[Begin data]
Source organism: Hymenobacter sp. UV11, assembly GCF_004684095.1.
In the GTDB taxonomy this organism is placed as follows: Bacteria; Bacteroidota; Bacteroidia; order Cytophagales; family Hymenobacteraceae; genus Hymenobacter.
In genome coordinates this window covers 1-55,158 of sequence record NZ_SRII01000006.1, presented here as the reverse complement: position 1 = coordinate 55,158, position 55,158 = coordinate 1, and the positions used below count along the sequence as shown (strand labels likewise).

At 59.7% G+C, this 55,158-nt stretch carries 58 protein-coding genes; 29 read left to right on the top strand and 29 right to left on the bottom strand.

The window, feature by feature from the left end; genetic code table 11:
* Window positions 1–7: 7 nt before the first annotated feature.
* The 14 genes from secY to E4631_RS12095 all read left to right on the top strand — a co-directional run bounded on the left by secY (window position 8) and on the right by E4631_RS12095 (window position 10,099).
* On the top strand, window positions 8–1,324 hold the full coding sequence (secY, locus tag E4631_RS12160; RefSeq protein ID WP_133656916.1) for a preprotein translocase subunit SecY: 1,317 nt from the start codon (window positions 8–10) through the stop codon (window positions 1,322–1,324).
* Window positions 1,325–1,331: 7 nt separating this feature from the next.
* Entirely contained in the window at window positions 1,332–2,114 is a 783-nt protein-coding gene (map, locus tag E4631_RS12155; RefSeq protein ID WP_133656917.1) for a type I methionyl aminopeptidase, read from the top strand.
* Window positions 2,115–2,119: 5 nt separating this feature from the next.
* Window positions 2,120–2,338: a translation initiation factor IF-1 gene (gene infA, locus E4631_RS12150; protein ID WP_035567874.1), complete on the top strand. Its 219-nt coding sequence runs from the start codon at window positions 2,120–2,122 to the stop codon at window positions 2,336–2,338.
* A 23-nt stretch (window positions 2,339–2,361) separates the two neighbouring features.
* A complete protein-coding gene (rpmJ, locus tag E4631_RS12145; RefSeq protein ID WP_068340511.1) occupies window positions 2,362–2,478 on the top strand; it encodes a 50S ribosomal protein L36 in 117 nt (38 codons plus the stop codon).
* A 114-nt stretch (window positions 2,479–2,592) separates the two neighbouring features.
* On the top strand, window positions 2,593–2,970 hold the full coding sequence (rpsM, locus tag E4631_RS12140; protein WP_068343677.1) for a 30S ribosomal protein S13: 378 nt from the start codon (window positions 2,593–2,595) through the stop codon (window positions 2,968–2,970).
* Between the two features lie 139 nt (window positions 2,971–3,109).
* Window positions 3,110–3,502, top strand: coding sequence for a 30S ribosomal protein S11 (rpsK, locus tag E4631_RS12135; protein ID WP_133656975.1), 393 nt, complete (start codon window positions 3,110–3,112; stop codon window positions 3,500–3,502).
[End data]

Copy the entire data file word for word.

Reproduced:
Source organism: Hymenobacter sp. UV11, assembly GCF_004684095.1.
In the GTDB taxonomy this organism is placed as follows: Bacteria; Bacteroidota; Bacteroidia; order Cytophagales; family Hymenobacteraceae; genus Hymenobacter.
In genome coordinates this window covers 1-55,158 of sequence record NZ_SRII01000006.1, presented here as the reverse complement: position 1 = coordinate 55,158, position 55,158 = coordinate 1, and the positions used below count along the sequence as shown (strand labels likewise).

At 59.7% G+C, this 55,158-nt stretch carries 58 protein-coding genes; 29 read left to right on the top strand and 29 right to left on the bottom strand.

The window, feature by feature from the left end; genetic code table 11:
* Window positions 1–7: 7 nt before the first annotated feature.
* The 14 genes from secY to E4631_RS12095 all read left to right on the top strand — a co-directional run bounded on the left by secY (window position 8) and on the right by E4631_RS12095 (window position 10,099).
* On the top strand, window positions 8–1,324 hold the full coding sequence (secY, locus tag E4631_RS12160; RefSeq protein ID WP_133656916.1) for a preprotein translocase subunit SecY: 1,317 nt from the start codon (window positions 8–10) through the stop codon (window positions 1,322–1,324).
* Window positions 1,325–1,331: 7 nt separating this feature from the next.
* Entirely contained in the window at window positions 1,332–2,114 is a 783-nt protein-coding gene (map, locus tag E4631_RS12155; RefSeq protein ID WP_133656917.1) for a type I methionyl aminopeptidase, read from the top strand.
* Window positions 2,115–2,119: 5 nt separating this feature from the next.
* Window positions 2,120–2,338: a translation initiation factor IF-1 gene (gene infA, locus E4631_RS12150; protein ID WP_035567874.1), complete on the top strand. Its 219-nt coding sequence runs from the start codon at window positions 2,120–2,122 to the stop codon at window positions 2,336–2,338.
* A 23-nt stretch (window positions 2,339–2,361) separates the two neighbouring features.
* A complete protein-coding gene (rpmJ, locus tag E4631_RS12145; RefSeq protein ID WP_068340511.1) occupies window positions 2,362–2,478 on the top strand; it encodes a 50S ribosomal protein L36 in 117 nt (38 codons plus the stop codon).
* A 114-nt stretch (window positions 2,479–2,592) separates the two neighbouring features.
* On the top strand, window positions 2,593–2,970 hold the full coding sequence (rpsM, locus tag E4631_RS12140; protein WP_068343677.1) for a 30S ribosomal protein S13: 378 nt from the start codon (window positions 2,593–2,595) through the stop codon (window positions 2,968–2,970).
* Between the two features lie 139 nt (window positions 2,971–3,109).
* Window positions 3,110–3,502, top strand: coding sequence for a 30S ribosomal protein S11 (rpsK, locus tag E4631_RS12135; protein ID WP_133656975.1), 393 nt, complete (start codon window positions 3,110–3,112; stop codon window positions 3,500–3,502).